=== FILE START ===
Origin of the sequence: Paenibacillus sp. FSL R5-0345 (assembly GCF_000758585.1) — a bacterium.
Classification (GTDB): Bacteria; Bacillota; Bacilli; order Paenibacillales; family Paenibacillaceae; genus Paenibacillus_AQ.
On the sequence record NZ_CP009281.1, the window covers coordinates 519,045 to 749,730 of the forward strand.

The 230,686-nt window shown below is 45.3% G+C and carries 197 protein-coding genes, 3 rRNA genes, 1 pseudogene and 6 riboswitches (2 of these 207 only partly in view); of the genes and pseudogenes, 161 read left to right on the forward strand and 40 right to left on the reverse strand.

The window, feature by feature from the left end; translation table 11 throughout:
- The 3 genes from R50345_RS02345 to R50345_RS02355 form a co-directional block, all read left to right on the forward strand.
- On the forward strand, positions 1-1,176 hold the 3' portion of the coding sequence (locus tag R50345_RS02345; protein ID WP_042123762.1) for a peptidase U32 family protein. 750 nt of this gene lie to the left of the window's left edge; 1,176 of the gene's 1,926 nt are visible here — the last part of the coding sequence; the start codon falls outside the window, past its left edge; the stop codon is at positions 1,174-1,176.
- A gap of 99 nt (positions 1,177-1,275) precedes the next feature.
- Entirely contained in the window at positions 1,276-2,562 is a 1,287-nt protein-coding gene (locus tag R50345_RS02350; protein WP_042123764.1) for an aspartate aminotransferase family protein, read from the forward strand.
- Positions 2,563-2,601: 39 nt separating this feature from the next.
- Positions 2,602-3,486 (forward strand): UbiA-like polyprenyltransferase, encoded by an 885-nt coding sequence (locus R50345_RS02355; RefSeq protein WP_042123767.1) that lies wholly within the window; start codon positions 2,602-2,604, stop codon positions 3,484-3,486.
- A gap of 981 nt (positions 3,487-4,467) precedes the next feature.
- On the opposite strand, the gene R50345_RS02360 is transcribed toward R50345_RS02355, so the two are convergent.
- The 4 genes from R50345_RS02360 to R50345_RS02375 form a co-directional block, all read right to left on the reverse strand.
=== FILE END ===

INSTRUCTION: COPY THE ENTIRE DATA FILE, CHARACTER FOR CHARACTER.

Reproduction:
Origin of the sequence: Paenibacillus sp. FSL R5-0345 (assembly GCF_000758585.1) — a bacterium.
Classification (GTDB): Bacteria; Bacillota; Bacilli; order Paenibacillales; family Paenibacillaceae; genus Paenibacillus_AQ.
On the sequence record NZ_CP009281.1, the window covers coordinates 519,045 to 749,730 of the forward strand.

The 230,686-nt window shown below is 45.3% G+C and carries 197 protein-coding genes, 3 rRNA genes, 1 pseudogene and 6 riboswitches (2 of these 207 only partly in view); of the genes and pseudogenes, 161 read left to right on the forward strand and 40 right to left on the reverse strand.

The window, feature by feature from the left end; translation table 11 throughout:
- The 3 genes from R50345_RS02345 to R50345_RS02355 form a co-directional block, all read left to right on the forward strand.
- On the forward strand, positions 1-1,176 hold the 3' portion of the coding sequence (locus tag R50345_RS02345; protein ID WP_042123762.1) for a peptidase U32 family protein. 750 nt of this gene lie to the left of the window's left edge; 1,176 of the gene's 1,926 nt are visible here — the last part of the coding sequence; the start codon falls outside the window, past its left edge; the stop codon is at positions 1,174-1,176.
- A gap of 99 nt (positions 1,177-1,275) precedes the next feature.
- Entirely contained in the window at positions 1,276-2,562 is a 1,287-nt protein-coding gene (locus tag R50345_RS02350; protein WP_042123764.1) for an aspartate aminotransferase family protein, read from the forward strand.
- Positions 2,563-2,601: 39 nt separating this feature from the next.
- Positions 2,602-3,486 (forward strand): UbiA-like polyprenyltransferase, encoded by an 885-nt coding sequence (locus R50345_RS02355; RefSeq protein WP_042123767.1) that lies wholly within the window; start codon positions 2,602-2,604, stop codon positions 3,484-3,486.
- A gap of 981 nt (positions 3,487-4,467) precedes the next feature.
- On the opposite strand, the gene R50345_RS02360 is transcribed toward R50345_RS02355, so the two are convergent.
- The 4 genes from R50345_RS02360 to R50345_RS02375 form a co-directional block, all read right to left on the reverse strand.